Do gloves help combat COVID-19?

There might be debate about the effectiveness of face masks in safeguarding us from coronavirus, but the verdict is in on gloves.

In three words, forget about it.

“If you use gloves, just know that they’re not providing you with any extra protection,” says infectious diseases physician Dr Sumon Chakrabarti.

“I understand the reason why people want to do it – it seems like you’re putting a barrier there,” he says. But he finds that people wearing gloves in public “often wear the same set of gloves everywhere”.

“By doing this, you actually are paradoxically putting yourself more at risk for infections.

“The use of gloves is just too fraught with problems of cleanliness. They act as an extra thing to clean.

“It can give people a false sense of reassurance. People tend to wash their hands less when they’re wearing gloves.”

Dr Jeff Kwong, an infectious diseases specialist at the University of Toronto, concurs.

“People might see (wearing gloves) as an extra layer of protection against things that they’re touching,” he says. “But whether you’re not wearing gloves and you touch something and it’s on your hands, or you are wearing gloves and you touch something … you’re still recommended to wash your hands.”

Asked whether gloves are useful for a visit to the grocery store, MD Arefa Cassoobhoy is blunt.

“The short answer is no.  You do not need any kind of gloves at the grocery store.

“Gloves will not protect you. If you touch a contaminated surface, the virus can transfer to your glove just like it could transfer to your fingers, so there’s no added protection from the gloves. If you touch your mouth or nose with the glove, you can pass the virus to yourself. And taking the gloves off after shopping is an especially vulnerable moment, as you can easily transfer any germs on the gloves to your hands and face if you’re not careful.”

You are more likely to catch the virus from the respiratory droplets of a person talking or sneezing near you rather than from an item you touch at the store, Dr Cassoobhoy says.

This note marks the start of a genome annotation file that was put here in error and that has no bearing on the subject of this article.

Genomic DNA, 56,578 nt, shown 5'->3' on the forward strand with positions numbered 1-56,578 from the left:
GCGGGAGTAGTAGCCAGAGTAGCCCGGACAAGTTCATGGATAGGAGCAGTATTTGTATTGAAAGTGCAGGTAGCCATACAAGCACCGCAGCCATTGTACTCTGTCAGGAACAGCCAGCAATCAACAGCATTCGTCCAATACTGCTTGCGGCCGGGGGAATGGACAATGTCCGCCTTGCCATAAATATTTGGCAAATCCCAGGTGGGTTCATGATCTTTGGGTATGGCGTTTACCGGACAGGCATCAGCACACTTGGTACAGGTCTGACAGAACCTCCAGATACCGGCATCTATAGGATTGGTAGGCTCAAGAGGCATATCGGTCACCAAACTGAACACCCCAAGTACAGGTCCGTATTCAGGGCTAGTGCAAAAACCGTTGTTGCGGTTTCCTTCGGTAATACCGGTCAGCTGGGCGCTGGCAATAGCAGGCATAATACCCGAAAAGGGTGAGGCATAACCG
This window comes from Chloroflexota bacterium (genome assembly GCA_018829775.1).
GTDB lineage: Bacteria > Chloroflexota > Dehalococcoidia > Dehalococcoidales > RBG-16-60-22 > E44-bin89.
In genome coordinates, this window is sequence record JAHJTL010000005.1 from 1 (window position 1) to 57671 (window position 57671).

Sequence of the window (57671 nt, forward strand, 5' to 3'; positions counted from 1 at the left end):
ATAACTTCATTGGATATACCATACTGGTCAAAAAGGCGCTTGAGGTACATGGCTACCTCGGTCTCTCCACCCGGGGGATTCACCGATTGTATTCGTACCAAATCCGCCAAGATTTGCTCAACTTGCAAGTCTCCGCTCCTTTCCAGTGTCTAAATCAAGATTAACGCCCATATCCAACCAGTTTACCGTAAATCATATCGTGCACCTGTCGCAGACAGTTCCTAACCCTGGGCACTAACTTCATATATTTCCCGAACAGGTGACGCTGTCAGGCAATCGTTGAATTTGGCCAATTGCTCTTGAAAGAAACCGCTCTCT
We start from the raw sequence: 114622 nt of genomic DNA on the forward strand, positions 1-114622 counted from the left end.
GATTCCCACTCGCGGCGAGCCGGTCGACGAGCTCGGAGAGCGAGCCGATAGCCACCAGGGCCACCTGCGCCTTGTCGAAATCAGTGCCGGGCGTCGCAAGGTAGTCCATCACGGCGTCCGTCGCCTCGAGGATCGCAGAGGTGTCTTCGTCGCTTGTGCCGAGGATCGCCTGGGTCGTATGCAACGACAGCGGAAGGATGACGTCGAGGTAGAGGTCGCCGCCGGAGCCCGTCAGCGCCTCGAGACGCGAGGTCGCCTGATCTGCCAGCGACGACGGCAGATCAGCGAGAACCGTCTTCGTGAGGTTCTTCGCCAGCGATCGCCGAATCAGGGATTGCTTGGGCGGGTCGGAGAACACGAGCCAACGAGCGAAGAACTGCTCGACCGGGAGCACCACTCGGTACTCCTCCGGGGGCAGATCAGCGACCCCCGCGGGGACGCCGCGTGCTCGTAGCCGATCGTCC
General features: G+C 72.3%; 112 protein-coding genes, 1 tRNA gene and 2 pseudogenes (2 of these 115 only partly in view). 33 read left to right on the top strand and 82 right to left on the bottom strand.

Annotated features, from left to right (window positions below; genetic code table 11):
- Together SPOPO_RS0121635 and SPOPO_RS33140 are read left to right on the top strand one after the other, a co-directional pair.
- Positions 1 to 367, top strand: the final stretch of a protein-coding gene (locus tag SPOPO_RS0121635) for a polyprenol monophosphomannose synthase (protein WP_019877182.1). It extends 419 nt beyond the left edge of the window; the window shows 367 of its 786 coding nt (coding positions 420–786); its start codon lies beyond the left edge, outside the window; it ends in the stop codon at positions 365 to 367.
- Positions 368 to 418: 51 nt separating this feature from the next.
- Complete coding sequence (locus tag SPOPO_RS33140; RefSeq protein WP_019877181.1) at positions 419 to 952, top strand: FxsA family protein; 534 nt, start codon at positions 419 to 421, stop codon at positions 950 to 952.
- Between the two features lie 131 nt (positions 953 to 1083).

Social distancing and handwashing are still the most important ways to combat COVID-19.

“Gloves do not replace hand hygiene,” he says. “Given that gloves don’t protect you from the virus, wearing gloves doesn’t save you time from handwashing. You still have to keep up with hand hygiene. That’s the most important way to remove the virus from your hands.

“To protect yourself, you’ll want to use hand sanitiser as you enter and exit the grocery store and wipe down your shopping cart handle with a disinfectant. When you get home, wash your hands well with soap and water for 20 seconds. And clean any other items that might be dirty, like your phone and reusable grocery bags.”

Infectious disease specialist Patricia Dandache, MD says gloves do not give you immunity or permission to touch everything within reach either. “Any germs that might be on your gloves can be transferred to all other surfaces and items you touch. This is why it’s counterproductive to wear gloves yet continue to rummage through your purse or text on your phone while in the store,” she says.

“The coronavirus can enter your body through mucous membranes, like in your nose and mouth. It does not enter your body through your hands, but the hands can transport the viral particles to the mucus membranes. There’s even the possibility that the virus could stick to the latex in gloves better than it could adhere to your own skin.”

Simon Clarke, Associate Professor in Cellular Microbiology at the University of Reading, says “failing to change gloves when needed is no different from failing to wash your hands”.

“It’s important to remember that most gloves that come in large packs are not sterile and are associated with a risk of cross-contamination and spread of disease. This is because they are often used when they aren’t really needed, put on too early, taken off too late or not changed at the appropriate times.”

He reminds us that the gloves used in food preparation are also far from sterile.

“When you see someone wearing gloves in a food preparation or retail environment, it’s worth remembering that they may have had them on for hours and might have handled contaminated material with them. For example, did the person who’s just cooked your burger handle the raw meat with gloves on, only to then give you the cooked product while wearing the same pair of gloves?”

He says gloves “should only ever be worn to protect healthcare workers from blood, bodily fluids or certain drugs”.

However, there is now one other category of person who should wear gloves:those living with someone who has contracted coronavirus.

Health New South Wales offers the following guidelines:

“Wear a surgical mask and disposable gloves when you are in the same room as the person with confirmed infection, or when you touch or have contact with the person’s blood, body fluids and/or secretions, such as sweat, saliva, sputum, nasal mucus, vomit, urine, or diarrhoea.

  • make sure your mask covers your nose and mouth at all times
  • throw out disposable surgical masks and disposable gloves after use
  • wash your hands immediately after removing the surgical mask and gloves.”


What protective measures do you take when doing the shopping?

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Written by Will Brodie

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